Larger animals feasted on turkeys, too, Cortés continued. "There were certain large rooms in this palace, fitted with great cages, very well constructed, and joined with heavy timbers, in all of most of which were kept lions, tigers, foxes, and every kind of cat in considerable numbers. These were also fed on chickens," he wrote.
But the written record and basic information about turkey bones at archaeological digs are really only the first clues about what turkeys in Mesoamerica were up to.
Manin and her team wanted to know where the turkeys came from, and how humans interacted with them. So they took bone samples, using DNA testing to map turkey lineage. The team analyzed the elements in the bones to look at what the turkeys had been eating, unraveling more clues about the ancestors of turkeys on the table today.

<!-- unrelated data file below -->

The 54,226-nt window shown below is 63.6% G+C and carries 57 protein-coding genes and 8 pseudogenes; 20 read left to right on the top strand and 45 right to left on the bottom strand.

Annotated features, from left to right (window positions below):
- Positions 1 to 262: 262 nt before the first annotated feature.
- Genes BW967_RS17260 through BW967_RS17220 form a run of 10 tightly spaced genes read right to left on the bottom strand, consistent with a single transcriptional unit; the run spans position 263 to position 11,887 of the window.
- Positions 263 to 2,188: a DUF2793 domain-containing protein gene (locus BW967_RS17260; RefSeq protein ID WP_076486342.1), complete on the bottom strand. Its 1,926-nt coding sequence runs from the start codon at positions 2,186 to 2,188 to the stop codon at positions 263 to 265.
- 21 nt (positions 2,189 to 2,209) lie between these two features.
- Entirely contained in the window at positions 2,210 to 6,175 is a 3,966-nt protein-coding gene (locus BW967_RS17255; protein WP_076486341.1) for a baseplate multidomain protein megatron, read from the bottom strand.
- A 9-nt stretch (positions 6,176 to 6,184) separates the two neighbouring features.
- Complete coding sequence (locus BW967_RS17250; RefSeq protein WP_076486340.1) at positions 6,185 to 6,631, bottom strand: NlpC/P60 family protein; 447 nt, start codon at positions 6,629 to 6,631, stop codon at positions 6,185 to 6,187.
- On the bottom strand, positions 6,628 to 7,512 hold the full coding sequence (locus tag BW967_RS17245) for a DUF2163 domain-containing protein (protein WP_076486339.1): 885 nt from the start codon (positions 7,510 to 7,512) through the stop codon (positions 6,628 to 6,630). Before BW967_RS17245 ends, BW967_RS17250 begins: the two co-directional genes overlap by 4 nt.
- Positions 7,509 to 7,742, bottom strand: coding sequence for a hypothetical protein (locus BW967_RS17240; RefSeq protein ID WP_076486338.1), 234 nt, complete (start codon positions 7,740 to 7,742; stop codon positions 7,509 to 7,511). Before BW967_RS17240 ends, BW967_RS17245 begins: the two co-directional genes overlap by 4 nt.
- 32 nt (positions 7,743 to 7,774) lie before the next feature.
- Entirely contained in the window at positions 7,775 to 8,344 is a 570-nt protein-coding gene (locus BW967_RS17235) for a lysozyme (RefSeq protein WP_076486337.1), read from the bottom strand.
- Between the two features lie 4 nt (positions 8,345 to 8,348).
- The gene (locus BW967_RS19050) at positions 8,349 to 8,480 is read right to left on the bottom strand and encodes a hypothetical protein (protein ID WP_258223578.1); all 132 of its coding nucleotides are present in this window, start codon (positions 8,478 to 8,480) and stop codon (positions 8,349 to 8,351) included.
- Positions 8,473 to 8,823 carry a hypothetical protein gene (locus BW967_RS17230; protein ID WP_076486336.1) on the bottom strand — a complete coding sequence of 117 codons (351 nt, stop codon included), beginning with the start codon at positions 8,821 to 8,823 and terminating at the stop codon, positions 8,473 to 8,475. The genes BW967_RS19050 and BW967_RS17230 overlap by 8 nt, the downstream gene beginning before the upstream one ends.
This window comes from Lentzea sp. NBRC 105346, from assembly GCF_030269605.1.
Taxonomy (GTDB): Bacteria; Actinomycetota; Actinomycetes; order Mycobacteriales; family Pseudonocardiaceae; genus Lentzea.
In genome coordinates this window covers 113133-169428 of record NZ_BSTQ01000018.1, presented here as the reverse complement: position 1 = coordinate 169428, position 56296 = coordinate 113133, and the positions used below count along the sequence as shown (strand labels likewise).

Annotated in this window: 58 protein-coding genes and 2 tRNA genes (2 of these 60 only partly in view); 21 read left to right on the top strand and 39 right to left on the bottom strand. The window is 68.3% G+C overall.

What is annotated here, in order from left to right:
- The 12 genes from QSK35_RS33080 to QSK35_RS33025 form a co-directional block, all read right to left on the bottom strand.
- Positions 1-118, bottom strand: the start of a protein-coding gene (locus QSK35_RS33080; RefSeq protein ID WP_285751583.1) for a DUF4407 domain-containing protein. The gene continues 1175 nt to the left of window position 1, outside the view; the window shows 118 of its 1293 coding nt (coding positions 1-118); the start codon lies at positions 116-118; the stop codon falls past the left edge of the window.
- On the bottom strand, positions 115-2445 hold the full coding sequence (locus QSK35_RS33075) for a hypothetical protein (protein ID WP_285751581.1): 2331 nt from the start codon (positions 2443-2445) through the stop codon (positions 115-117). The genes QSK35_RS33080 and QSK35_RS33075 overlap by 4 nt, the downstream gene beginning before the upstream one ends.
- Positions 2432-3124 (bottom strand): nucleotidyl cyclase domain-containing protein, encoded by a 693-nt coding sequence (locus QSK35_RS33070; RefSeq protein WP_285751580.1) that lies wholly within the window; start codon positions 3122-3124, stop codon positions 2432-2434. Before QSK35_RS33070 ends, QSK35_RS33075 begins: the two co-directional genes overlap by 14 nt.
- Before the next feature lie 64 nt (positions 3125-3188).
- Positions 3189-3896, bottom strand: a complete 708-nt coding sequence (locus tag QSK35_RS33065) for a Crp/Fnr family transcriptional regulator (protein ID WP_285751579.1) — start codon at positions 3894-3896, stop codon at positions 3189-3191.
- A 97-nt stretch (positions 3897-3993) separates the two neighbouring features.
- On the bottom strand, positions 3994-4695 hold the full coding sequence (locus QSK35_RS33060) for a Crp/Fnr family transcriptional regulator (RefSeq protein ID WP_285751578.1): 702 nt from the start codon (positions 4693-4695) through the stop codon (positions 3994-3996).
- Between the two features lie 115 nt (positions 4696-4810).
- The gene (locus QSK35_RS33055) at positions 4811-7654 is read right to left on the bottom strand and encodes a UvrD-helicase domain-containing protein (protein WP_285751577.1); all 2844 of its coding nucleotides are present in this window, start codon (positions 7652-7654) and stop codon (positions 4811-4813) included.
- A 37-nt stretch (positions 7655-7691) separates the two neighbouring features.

Their DNA detective work showed that Mesoamerican turkeys mainly came in three subspecies: the South Mexican wild turkey, the Rio Grande wild turkey, and Gould's wild turkey. At sites in the Yucatan peninsula, another bird, the Ocellated turkey, appeared. Ocellated turkeys stand out for their bright blue heads and iridescent feathers. They're still around the Yucatan today. "The Ocellated turkey is lovely, it's like the peacock of the turkey world," says Camilla Speller, an archaeologist at the University of York who also worked on this analysis.
Different flavors of captivity
Different regions were home to different turkey subspecies, but in all cases, bones showed that ancient people were feeding local turkeys at least some of the time. Grass-foraging wild turkeys end up with a different form of carbon in their bones compared with the corn-fed turkeys that humans cultivate. "So when they start to consume high quantities of maize in their diet it comes through very clearly," Speller says.